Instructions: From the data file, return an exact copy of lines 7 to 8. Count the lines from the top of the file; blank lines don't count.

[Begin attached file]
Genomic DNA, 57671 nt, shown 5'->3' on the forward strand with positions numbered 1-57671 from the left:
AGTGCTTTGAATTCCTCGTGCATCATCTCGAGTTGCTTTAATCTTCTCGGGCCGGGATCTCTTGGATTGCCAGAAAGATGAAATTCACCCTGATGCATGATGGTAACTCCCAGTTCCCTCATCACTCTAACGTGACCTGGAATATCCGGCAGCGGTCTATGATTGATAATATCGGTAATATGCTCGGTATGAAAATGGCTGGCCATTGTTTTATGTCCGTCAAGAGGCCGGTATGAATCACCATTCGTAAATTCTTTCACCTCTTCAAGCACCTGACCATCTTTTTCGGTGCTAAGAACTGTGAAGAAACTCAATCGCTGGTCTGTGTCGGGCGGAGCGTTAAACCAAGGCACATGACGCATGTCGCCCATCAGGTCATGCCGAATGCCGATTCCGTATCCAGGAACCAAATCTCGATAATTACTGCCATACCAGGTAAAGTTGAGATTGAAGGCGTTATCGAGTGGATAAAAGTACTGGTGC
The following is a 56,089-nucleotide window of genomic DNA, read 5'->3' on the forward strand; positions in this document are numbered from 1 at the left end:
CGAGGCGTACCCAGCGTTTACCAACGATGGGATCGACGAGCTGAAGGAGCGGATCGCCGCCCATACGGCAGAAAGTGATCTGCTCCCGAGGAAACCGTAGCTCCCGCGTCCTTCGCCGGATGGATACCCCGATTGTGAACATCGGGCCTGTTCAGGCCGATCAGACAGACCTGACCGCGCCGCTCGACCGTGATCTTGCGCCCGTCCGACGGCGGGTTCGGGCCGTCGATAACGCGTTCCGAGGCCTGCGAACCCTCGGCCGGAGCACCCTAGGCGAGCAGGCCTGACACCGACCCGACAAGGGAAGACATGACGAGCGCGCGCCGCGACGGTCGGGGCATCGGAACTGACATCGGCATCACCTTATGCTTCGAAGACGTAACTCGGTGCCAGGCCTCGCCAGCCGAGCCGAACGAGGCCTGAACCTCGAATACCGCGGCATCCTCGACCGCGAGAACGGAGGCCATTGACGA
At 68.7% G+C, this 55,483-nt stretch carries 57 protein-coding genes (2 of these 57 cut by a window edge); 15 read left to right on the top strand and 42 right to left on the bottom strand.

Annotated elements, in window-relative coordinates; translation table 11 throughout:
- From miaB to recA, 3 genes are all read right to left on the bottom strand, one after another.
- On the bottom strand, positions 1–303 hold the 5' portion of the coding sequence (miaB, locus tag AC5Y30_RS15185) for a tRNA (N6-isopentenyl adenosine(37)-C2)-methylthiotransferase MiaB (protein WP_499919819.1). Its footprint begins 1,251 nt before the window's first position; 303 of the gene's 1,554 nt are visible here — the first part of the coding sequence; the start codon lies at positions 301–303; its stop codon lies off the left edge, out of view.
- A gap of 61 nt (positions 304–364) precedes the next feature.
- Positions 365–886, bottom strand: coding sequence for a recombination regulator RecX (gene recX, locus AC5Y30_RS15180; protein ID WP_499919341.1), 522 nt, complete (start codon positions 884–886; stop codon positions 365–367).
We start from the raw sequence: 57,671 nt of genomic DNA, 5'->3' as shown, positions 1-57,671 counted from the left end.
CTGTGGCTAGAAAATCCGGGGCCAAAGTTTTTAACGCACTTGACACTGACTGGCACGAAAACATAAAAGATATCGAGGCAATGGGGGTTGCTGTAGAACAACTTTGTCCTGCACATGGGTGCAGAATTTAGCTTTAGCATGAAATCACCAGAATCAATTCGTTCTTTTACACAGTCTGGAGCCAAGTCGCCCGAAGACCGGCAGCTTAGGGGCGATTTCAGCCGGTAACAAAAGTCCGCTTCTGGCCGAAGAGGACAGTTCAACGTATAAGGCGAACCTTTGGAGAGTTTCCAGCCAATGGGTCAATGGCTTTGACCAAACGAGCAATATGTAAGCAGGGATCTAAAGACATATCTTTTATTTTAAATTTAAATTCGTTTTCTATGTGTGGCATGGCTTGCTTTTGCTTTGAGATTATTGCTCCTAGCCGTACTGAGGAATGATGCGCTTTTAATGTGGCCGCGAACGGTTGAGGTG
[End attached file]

- From miaB to recA, 3 genes are all read right to left on the bottom strand, one after another.
- On the bottom strand, positions 1–303 hold the 5' portion of the coding sequence (miaB, locus tag AC5Y30_RS15185) for a tRNA (N6-isopentenyl adenosine(37)-C2)-methylthiotransferase MiaB (protein WP_499919819.1). Its footprint begins 1,251 nt before the window's first position; 303 of the gene's 1,554 nt are visible here — the first part of the coding sequence; the start codon lies at positions 301–303; its stop codon lies off the left edge, out of view.